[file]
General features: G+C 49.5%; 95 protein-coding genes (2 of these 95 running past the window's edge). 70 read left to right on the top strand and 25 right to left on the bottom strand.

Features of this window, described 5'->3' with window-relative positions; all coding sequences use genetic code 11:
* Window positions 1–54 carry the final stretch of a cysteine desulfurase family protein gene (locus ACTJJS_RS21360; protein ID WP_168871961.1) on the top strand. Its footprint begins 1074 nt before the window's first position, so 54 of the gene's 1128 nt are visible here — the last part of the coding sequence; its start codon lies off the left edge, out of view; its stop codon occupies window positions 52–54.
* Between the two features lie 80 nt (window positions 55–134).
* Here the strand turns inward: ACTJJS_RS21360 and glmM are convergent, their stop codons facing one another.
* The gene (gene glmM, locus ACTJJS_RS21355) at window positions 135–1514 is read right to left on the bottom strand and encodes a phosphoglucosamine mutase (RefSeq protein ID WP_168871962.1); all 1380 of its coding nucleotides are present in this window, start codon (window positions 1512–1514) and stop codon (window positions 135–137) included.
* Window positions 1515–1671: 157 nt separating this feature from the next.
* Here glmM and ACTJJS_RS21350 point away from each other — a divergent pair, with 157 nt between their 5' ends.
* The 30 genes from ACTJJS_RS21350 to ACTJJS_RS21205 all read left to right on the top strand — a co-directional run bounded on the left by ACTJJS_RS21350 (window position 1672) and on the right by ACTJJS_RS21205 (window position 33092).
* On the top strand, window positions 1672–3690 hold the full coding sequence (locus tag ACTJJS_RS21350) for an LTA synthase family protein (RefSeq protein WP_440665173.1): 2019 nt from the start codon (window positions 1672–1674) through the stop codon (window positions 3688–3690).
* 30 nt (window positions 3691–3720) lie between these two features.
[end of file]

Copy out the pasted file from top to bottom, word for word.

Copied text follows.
General features: G+C 49.5%; 95 protein-coding genes (2 of these 95 running past the window's edge). 70 read left to right on the top strand and 25 right to left on the bottom strand.

Features of this window, described 5'->3' with window-relative positions; all coding sequences use genetic code 11:
* Window positions 1–54 carry the final stretch of a cysteine desulfurase family protein gene (locus ACTJJS_RS21360; protein ID WP_168871961.1) on the top strand. Its footprint begins 1074 nt before the window's first position, so 54 of the gene's 1128 nt are visible here — the last part of the coding sequence; its start codon lies off the left edge, out of view; its stop codon occupies window positions 52–54.
* Between the two features lie 80 nt (window positions 55–134).
* Here the strand turns inward: ACTJJS_RS21360 and glmM are convergent, their stop codons facing one another.
* The gene (gene glmM, locus ACTJJS_RS21355) at window positions 135–1514 is read right to left on the bottom strand and encodes a phosphoglucosamine mutase (RefSeq protein ID WP_168871962.1); all 1380 of its coding nucleotides are present in this window, start codon (window positions 1512–1514) and stop codon (window positions 135–137) included.
* Window positions 1515–1671: 157 nt separating this feature from the next.
* Here glmM and ACTJJS_RS21350 point away from each other — a divergent pair, with 157 nt between their 5' ends.
* The 30 genes from ACTJJS_RS21350 to ACTJJS_RS21205 all read left to right on the top strand — a co-directional run bounded on the left by ACTJJS_RS21350 (window position 1672) and on the right by ACTJJS_RS21205 (window position 33092).
* On the top strand, window positions 1672–3690 hold the full coding sequence (locus tag ACTJJS_RS21350) for an LTA synthase family protein (RefSeq protein WP_440665173.1): 2019 nt from the start codon (window positions 1672–1674) through the stop codon (window positions 3688–3690).
* 30 nt (window positions 3691–3720) lie between these two features.